From a social perspective, the novel touches on such issues as socialism, institutionalization, and the child welfare system in Sweden during the 1950's. The latter two topics were especially interesting to me from a professional aspect and ultimately, I did not see many differences in thoughts and theories between Sweden and the United States--at least not on the surface.
There was a scientific thread throughout the novel that concerned me at first. I worried that it would get in the way of my enjoyment of the story, however, that proved not to be the case. Once I got over my initial concern, I was swept into the story and the lives of the characters. What followed was a heart wrenching and insightful novel that I will not soon forget.
Favorite Part: I could probably fill pages with my favorite moments in this novel. The author did such a good job of bringing the characters to life and tackling difficult issues. Some highlights:
I thought the author did a good job of showing the differences in attitudes about the severely disabled during the time that Desirée was a child. There were doctors like Redelius and Zimmerman who saw no hope for growth or learning by someone as disabled as Desirée, and yet there were also doctors like Dr. Preben who took a completely different view, encouraging growth and development in his patients no matter their medical diagnosis.
One of my favorite scenes in the book was the beginning of Desirée’s lessons, when her roommate Elsegard at the crippled children’s home practiced her teaching techniques on Desirée. The other roommates joined in as well. All of this despite Dr. Redelius belief that Desirée’s disabilities were so bad that she was not capable of learning.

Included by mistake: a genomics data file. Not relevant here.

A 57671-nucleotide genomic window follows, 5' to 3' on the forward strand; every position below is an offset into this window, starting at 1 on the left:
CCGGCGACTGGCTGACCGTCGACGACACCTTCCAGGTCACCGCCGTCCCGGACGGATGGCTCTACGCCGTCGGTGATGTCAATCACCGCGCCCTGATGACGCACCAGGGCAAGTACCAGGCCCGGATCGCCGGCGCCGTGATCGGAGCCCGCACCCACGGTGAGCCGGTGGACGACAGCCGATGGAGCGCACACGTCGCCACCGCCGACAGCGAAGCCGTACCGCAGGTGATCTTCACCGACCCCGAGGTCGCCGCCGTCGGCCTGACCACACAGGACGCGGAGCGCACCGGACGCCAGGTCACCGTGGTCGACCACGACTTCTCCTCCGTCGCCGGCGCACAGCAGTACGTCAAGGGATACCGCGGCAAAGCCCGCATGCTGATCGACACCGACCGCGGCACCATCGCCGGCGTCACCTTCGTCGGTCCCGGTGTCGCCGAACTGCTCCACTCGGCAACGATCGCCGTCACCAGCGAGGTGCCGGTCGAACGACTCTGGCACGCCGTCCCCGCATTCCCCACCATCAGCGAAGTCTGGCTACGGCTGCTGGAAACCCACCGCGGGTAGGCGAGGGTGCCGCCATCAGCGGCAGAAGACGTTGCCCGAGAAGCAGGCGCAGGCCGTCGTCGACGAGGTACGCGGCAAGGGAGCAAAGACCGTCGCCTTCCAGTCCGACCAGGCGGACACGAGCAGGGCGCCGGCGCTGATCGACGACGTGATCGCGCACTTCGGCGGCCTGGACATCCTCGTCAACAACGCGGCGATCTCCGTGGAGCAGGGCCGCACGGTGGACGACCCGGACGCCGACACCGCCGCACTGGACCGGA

There was also a scene in which Elsegard visits Desirée at her apartment when they are adults. It was a significant moment for both women, and showed a softer side to Desirée.
Of the foster sisters’ stories, I was most taken with Christina’s story. It is the one that impacted me the most, although each of the characters’ stories was powerful in their own right. My least favorite character was Birgitta, but not because the author failed to adequately represent her—her anger and bitterness flew out of the pages, and at times I had difficulty empathizing with her because I more often wanted her to wake up and realize she was headed down the wrong path.
Interesting Factoid: The author, in her research, was only able to find one reference to an April witch, and that was through one of her favorite author’s Ray Bradbury’s short story.
The names of the four sisters, Christina, Margareta, Birgitta and Desirée, are also the names of the four sisters of the Swedish king.
Note about the Author: The Swedish author received the 1997 August Prize for April Witch.
Miscellaneous: Our late night action: Some hit the fire hydrant and two giant wooden phone poles outside my house just after midnight this morning. He lost his fender and front driver side tire right where the fire hydrant used to be. He sent the fire hydrant flying about 7 feet into our front yard, water shooting up into the air. We had our own geyser right outside our window. The driver also ended up hitting our neighbor’s car which was parked in the street, his own vehicle coming to a stop about three houses down the street. Luckily, no one was hurt.